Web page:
Chinese New Year: Year of the Dog #ChineseNewYear #Dog #festival #parade #London #Chinatown #zodiac #2018 #animals #books #Hastings

The Chinese New Year is different each year because it is determined by the Lunar calendar (falling between the 21st January and the 20th February).

In 2018 it falls today, the 16th February.

It is the year of the Dog (the Earth Dog, to be precise).

The Chinese zodiac moves in a 12-year cycle (as opposed to a 12-month cycle) and the order of each animal is on account of a marvellous legend…

Many, many years ago the Jade Emperor ordered the animals to come forward to him and each of the first 12 animals became the ones to date the years.

The cat was too late, so he will always chase the rat, who scurried on ahead of him and became the first animal on the list. The animals were chosen, then categorised into yin and yang, depending on their odd or even number of claws, toes or hooves and then alternated into a sequence…

Rat, Ox, Tiger, Rabbit, Dragon, Snake, Horse, Goat, Monkey, Rooster, Dog, Pig.

Like with the New Year, 31st December/1st January it is celebrated with an explosion of light, colour and noise. Streets are lined with swinging lanterns; festivities and parades and costumes abound. Money, good fortune and food become the focus.

In celebration of The Earth Dog I am very grateful to Hula from Hastings Old Town for posing as my Chinese New Year Dog Of 2018.

She’s a very well-travelled dog, at her most happy when playing in the garden or out for walks with her lovely family or when she dines on bacon rashers (don’t tell The Pig).

I am also pleased not to have to search for any of the other animals (see list).

Happy Chinese New Year.

Coming 2018 – a new book: ‘ A Worldly Tale Told Of Mothy Chambers’ by Kate Barnwell

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Once, twice, three times a moon. #Nasa #bluemoon #supermoon #bloodmoon #moon #Earth #space #novel

Today, the 31st January 2018, the moon will be three spectacular things in one.

The UK, however, will benefit from just one moon phenomenon, a blue moon, when two full moons appear in the same calendar month (a full moon appeared last on the 2nd January).

The second moon trick is a super-moon, when the moon is unusually close to Earth, seeming bigger and brighter.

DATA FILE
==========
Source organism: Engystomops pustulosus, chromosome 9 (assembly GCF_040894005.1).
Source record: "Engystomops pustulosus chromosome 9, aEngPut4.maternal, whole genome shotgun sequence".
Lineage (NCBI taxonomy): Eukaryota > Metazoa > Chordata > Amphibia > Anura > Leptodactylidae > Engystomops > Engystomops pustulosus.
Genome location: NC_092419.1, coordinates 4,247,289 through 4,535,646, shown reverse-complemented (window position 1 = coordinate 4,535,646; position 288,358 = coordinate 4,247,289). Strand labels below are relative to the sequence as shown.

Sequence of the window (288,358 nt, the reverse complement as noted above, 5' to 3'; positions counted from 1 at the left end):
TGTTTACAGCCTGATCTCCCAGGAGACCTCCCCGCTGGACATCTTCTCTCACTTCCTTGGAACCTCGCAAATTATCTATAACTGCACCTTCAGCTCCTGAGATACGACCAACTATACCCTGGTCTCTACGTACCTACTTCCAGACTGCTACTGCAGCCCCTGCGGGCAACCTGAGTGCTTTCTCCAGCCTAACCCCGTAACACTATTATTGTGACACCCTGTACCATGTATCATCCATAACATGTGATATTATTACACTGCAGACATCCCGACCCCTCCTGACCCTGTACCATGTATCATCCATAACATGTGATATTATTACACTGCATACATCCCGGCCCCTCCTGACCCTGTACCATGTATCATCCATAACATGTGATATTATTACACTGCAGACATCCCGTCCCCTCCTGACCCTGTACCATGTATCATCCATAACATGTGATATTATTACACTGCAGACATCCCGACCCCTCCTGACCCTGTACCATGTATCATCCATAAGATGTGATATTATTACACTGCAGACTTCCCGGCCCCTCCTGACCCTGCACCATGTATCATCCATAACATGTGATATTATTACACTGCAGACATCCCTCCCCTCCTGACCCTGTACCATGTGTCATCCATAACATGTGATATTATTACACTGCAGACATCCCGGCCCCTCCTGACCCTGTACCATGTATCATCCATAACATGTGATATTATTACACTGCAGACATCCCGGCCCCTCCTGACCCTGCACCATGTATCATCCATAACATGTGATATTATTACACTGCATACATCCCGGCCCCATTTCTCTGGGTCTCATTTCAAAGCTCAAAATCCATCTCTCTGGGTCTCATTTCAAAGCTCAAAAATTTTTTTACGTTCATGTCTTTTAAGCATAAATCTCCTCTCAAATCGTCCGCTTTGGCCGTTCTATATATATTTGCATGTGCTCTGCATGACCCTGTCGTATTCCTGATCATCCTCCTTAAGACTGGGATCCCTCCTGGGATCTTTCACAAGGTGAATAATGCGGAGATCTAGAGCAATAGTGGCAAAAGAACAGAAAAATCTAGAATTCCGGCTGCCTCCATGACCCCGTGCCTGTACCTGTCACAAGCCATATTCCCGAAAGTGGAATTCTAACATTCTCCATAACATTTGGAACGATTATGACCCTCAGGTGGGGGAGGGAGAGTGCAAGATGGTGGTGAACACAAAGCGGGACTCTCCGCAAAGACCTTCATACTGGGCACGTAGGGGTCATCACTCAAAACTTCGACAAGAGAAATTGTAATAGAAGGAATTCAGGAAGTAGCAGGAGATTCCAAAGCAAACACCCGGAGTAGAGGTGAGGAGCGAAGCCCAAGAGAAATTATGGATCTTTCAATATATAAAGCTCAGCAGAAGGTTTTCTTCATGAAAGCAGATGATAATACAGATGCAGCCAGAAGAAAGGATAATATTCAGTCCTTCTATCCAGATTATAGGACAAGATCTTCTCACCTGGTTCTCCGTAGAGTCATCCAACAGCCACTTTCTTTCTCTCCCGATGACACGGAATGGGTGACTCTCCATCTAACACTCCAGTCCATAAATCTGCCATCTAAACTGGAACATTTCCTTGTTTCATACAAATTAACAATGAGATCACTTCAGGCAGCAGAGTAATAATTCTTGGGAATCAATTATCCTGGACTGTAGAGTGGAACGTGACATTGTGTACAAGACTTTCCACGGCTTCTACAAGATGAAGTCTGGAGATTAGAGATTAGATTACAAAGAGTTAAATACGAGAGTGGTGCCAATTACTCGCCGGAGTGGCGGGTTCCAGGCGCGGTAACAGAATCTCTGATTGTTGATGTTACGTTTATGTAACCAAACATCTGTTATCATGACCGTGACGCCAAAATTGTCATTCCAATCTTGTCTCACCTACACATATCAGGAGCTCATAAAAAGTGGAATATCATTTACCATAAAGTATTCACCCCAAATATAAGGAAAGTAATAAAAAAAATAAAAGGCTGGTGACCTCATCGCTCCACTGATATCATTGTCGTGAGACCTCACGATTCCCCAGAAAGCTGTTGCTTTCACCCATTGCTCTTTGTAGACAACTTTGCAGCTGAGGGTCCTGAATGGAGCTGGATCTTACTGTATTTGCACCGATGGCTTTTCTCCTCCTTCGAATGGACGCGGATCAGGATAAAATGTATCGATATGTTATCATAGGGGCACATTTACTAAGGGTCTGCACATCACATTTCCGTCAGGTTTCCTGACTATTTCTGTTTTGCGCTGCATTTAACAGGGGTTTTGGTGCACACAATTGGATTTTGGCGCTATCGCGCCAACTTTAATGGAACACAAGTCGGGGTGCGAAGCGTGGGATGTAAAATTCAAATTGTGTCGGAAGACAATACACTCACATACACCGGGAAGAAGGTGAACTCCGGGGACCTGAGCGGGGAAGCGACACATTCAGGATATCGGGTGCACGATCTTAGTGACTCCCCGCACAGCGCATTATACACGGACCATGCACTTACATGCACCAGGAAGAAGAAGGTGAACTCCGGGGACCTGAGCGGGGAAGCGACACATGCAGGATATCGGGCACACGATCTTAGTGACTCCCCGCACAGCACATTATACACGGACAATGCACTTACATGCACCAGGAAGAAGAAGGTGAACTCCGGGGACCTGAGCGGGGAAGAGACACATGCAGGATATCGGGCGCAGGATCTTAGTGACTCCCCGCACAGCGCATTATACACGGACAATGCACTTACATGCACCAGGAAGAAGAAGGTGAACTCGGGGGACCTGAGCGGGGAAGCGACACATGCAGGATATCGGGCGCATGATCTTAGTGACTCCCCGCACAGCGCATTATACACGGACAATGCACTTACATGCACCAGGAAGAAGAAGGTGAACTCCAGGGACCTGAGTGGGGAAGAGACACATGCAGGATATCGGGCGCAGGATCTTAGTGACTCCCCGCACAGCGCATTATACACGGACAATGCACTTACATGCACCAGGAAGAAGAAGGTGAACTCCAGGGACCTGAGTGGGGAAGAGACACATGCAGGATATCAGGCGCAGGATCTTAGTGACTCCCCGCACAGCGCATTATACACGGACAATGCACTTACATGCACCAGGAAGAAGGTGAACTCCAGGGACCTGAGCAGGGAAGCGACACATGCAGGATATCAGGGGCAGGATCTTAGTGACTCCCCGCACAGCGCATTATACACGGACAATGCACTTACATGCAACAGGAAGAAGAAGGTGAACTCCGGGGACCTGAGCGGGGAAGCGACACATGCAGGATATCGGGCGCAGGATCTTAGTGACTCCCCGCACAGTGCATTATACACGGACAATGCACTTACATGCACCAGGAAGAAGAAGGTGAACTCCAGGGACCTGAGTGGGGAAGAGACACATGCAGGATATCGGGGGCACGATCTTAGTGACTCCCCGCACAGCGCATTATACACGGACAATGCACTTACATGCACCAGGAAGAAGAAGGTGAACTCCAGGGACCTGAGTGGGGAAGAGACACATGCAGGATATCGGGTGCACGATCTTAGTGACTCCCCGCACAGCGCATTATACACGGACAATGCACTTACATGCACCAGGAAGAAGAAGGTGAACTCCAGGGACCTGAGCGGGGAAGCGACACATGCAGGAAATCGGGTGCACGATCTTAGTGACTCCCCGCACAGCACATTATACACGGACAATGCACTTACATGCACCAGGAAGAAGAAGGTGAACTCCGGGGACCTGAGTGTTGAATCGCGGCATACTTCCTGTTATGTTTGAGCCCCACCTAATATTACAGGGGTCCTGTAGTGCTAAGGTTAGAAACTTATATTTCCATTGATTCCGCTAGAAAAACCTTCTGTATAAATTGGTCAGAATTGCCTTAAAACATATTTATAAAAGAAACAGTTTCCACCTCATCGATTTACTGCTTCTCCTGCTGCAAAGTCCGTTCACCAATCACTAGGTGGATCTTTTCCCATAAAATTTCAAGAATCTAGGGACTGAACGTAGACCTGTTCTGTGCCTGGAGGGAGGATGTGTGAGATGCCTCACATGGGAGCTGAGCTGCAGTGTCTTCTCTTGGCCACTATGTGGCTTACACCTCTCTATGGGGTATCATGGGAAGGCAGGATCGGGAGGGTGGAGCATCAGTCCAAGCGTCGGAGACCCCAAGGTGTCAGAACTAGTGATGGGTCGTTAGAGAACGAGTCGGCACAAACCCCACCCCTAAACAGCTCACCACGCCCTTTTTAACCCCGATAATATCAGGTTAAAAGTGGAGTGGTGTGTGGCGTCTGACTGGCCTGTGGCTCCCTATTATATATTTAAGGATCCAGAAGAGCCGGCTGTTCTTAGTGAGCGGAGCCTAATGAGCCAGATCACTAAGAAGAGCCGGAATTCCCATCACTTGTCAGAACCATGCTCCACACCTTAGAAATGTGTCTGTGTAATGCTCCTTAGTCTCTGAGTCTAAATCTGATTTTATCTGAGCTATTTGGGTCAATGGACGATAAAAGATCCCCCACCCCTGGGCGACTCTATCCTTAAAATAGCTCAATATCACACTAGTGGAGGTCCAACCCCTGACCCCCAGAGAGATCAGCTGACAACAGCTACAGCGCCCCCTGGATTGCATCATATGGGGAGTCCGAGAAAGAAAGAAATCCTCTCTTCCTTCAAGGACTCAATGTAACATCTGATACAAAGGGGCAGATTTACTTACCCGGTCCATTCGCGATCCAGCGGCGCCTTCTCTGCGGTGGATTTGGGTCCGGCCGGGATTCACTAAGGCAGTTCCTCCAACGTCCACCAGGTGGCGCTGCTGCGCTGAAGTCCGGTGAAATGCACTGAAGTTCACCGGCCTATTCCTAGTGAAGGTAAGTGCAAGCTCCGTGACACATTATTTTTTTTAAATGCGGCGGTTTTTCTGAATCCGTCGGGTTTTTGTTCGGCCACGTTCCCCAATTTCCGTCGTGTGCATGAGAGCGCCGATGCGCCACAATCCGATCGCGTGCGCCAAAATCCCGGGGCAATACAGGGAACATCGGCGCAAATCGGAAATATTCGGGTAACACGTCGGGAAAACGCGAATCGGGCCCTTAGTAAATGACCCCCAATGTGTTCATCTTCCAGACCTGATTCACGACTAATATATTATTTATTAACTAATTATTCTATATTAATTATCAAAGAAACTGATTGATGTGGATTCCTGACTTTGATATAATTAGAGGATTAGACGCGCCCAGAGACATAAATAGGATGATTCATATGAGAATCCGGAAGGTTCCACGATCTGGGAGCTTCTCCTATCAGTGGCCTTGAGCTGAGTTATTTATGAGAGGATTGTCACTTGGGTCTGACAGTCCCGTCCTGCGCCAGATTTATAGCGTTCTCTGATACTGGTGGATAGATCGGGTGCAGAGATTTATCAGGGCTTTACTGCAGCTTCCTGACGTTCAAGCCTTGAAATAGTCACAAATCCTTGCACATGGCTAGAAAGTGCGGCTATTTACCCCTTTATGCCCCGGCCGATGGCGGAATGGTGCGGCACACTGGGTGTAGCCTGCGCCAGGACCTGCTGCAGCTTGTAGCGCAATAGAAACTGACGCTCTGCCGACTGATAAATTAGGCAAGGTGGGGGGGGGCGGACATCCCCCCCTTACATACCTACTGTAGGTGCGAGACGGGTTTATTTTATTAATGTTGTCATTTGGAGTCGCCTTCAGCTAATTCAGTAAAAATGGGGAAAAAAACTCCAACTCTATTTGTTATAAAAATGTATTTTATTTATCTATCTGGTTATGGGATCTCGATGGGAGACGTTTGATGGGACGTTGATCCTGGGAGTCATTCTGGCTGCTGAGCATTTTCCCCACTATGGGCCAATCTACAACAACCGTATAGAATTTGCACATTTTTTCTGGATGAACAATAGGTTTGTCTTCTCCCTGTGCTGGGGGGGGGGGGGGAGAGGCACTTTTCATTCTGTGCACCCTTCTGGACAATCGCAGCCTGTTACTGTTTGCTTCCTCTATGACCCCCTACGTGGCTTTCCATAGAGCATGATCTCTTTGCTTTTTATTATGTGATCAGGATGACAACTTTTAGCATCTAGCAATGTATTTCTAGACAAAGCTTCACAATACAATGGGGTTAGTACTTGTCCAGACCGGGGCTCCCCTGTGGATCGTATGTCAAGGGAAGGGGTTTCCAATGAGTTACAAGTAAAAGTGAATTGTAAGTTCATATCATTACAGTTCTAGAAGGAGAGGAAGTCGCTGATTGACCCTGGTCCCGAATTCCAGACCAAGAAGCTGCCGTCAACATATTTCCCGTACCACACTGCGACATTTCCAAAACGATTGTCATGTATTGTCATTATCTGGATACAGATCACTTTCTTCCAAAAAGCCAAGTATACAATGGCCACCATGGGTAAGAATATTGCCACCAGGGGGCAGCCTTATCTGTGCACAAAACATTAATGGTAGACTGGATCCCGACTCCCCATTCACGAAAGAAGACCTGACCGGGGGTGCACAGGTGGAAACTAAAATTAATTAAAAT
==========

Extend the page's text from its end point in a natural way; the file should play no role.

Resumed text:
The third bit of moon magic is a blood-moon, when the moon falls into Earth’s shadow, (an eclipse) making the moon appear red.

In order to witness all three (something that has not graced our space since 1866) you must be located in the correct section of the world: “please ensure you are sitting in the correct part of the carriage, and keep your belongings with you at all times.”

Britain will be blue, but not discouraged, if the skies clear, a bright, white, dazzling pearl of a moon will be enough to light our way.

Happy gazing and contemplating wherever you are.

Coming soon a new novella: ‘A Worldly Tale Told Of Mothy Chambers’ by Kate Barnwell

Star Movies, under the stars, on Hastings Pier #hastingspier #cinema #movies #films #outdoors #summer #weekends #stars

Hastings Pier is happy to announce three summer weekends of classic cinema, as voted by the general public; “you asked, we listened!” was their mantra. So it’s time to look forward to these all-time favourite movies with family and friends and enjoy their iconic lines and lyrics, on the Pier, just as the sun goes down, the sky turns black and one by one the stars appear.

The first weekend is May: 26/27/28.

I’m booked in for Back To The Future, “Great Scot!” “save the clock tower!” “You made a time-machine out of a deLorean!” “where we’re goin’ we don’t need roads!”

Then comes ‘the unsinkable’ Titanic, “take a deep breath, jump!” Hmm this will be a chilly night, as the tide rolls in and the waves crash against the steel girders, and you hug your dearest and offer her your life-jacket; “women and children first.” Over a hundred years later it’s a struggle to find a man who’ll hold open a door for you.

Then it’s song and dance time with Mamma Mia “does your mother know that you’re out?” Here’s a film to really let your hair down; serious and un-fun people, keep away or be warned, Dad may do his dance…

Moving into June 15/16/17.

Hastings can’t resist a pirate, so Pirates of The Caribbean – The Curse of Black Pearl will be sailing onto our shores; dressing up is essential, although some people won’t need to, they are gifted with the pirate look.